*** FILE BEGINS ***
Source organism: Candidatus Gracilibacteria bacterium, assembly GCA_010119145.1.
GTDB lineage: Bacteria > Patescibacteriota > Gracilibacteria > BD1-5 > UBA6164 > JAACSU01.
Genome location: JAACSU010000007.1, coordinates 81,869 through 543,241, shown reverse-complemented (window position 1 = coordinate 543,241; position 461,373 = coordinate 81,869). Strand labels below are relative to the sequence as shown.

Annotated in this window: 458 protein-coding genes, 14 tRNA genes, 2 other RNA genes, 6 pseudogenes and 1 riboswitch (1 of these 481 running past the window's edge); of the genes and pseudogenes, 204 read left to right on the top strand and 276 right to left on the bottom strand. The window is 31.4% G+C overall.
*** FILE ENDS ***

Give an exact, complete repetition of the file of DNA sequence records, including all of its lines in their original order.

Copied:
Source organism: Candidatus Gracilibacteria bacterium, assembly GCA_010119145.1.
GTDB lineage: Bacteria > Patescibacteriota > Gracilibacteria > BD1-5 > UBA6164 > JAACSU01.
Genome location: JAACSU010000007.1, coordinates 81,869 through 543,241, shown reverse-complemented (window position 1 = coordinate 543,241; position 461,373 = coordinate 81,869). Strand labels below are relative to the sequence as shown.

Annotated in this window: 458 protein-coding genes, 14 tRNA genes, 2 other RNA genes, 6 pseudogenes and 1 riboswitch (1 of these 481 running past the window's edge); of the genes and pseudogenes, 204 read left to right on the top strand and 276 right to left on the bottom strand. The window is 31.4% G+C overall.